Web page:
George Washington's Military Genius

George Washington's Military Genius

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by Dave Richard Palmer
     
 

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George Washington’s military strategy has been called bumbling at worst and brilliant at best. So which is it? Was George Washington a strategic genius or just lucky? So asks Dave R. Palmer in his new book, George Washington’s Military Genius. An updated edition of Palmer's earlier work, The Way of the Fox, George Washington’s

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Overview

George Washington’s military strategy has been called bumbling at worst and brilliant at best. So which is it? Was George Washington a strategic genius or just lucky? So asks Dave R. Palmer in his new book, George Washington’s Military Genius. An updated edition of Palmer's earlier work, The Way of the Fox, George Washington’s Military Genius breaks down the American Revolution into four phases and analyzes Washington's strategy during each phrase. "The British did not have to lose; the patriots did not have to triumph," writes Palmer as he proves without a doubt that Washington's continuously-changing military tactics were deliberate, strategic responses to the various phases of the war, not because he lacked a plan of action. Confronting the critics who say Washington's battlefield success and ultimate victories were a function of luck, George Washington's Military Genius proves why the father of our country also deserves the title of America's preeminent strategist.

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Editorial Reviews

Publishers Weekly
Palmer, historian and former superintendent of West Point (George Washington: First in War), makes a convincing case that America is free, united, and governed by civilians because of Washington’s strategic foresight and tactical brilliance. No subsequent revolution in a dozen other nations ended so happily. Palmer pooh-poohs historians who describe Washington as a commander of limited ability who won by not losing, i.e., avoiding battles until the British grew tired of the struggle. Reviewing his generalship, Palmer maintains that Washington was aggressive and imaginative, willing to take risks but always aware of his ultimate goal. Palmer reminds readers that the Continental Congress launched the revolution beautifully but managed it dreadfully, growing increasingly faction ridden and ineffectual as the economy slid toward ruin. Washington remained loyal—perhaps his most impressive accomplishment—by keeping a restive army under control and quashing a rebellion among officers. This is a relentlessly admiring portrait, but Palmer has a critical historian’s eye for 18th-century war and politics, avoids uncritical worship of our founding fathers, and enjoys the advantage of a subject who was genuinely admirable. Maps. (May)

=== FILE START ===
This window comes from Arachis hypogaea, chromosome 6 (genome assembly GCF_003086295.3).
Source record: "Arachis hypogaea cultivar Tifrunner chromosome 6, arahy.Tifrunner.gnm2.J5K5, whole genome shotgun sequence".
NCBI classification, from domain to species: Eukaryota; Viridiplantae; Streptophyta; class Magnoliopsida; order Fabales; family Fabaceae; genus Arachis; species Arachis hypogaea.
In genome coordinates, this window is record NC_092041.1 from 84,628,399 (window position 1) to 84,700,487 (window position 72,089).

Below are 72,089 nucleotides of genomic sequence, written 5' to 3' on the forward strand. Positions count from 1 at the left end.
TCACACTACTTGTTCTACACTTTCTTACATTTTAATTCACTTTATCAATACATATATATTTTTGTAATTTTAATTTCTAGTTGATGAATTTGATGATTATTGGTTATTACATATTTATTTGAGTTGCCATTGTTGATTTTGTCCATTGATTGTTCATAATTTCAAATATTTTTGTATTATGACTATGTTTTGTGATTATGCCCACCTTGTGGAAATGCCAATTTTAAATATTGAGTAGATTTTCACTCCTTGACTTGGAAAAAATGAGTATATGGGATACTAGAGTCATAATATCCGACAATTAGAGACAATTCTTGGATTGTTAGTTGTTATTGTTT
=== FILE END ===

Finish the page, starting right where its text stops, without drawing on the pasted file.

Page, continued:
Product Details

ISBN-13:
9781596987913
Publisher:
Regnery Publishing
Publication date:
05/28/2012
Pages:
320
Sales rank:
634,287
Product dimensions:
6.10(w) x 9.00(h) x 1.00(d)

Meet the Author


Dave R. Palmer is a retired lieutenant general of the United States Army, two-tour veteran of Vietnam, former superintendent of West Point, and accomplished military historian specializing in the campaigns of George Washington and the eighteenth-century American army. He often appears as a commentator in television documentaries on the Revolutionary War period and its generals and is the author of many books, including George Washington and Benedict Arnold: A Tale of Two Patriots, Summons of the Trumpet: U.S.- Vietnam in Perspective, and George Washington: First in War. A graduate of West Point and Duke University, he lives with his wife in Belton, Texas.

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George Washington's Military Genius: The Way of the Fox 4 out of 5 based on 0 ratings. 2 reviews.
Anonymous More than 1 year ago
Terrific synopsis of a great leader.
glauver More than 1 year ago
Dave R. Palmer originally named this book The Way Of The Fox. Both titles are a bit misleading. Palmer mostly discussed Washington the strategic thinker, not the army commander. This is not to dismiss the value of his thesis. It was Washington's strategy, carried out most notably by his protege Nathaniel Greene in the Carolinas, that won America its independence. His vision, shared by the other founding fathers, of the United States as a future great power led to favorable peace terms. What is not here are the day to day details of Washington's leadership of the Continental army and of his campaigns. For that look for a narrative history of the Revolution or a good Washington biography. I recommend George Washington, A Life by Willard Sterne Randall. It might be best to have a working knowledge of the Revolution before reading this book,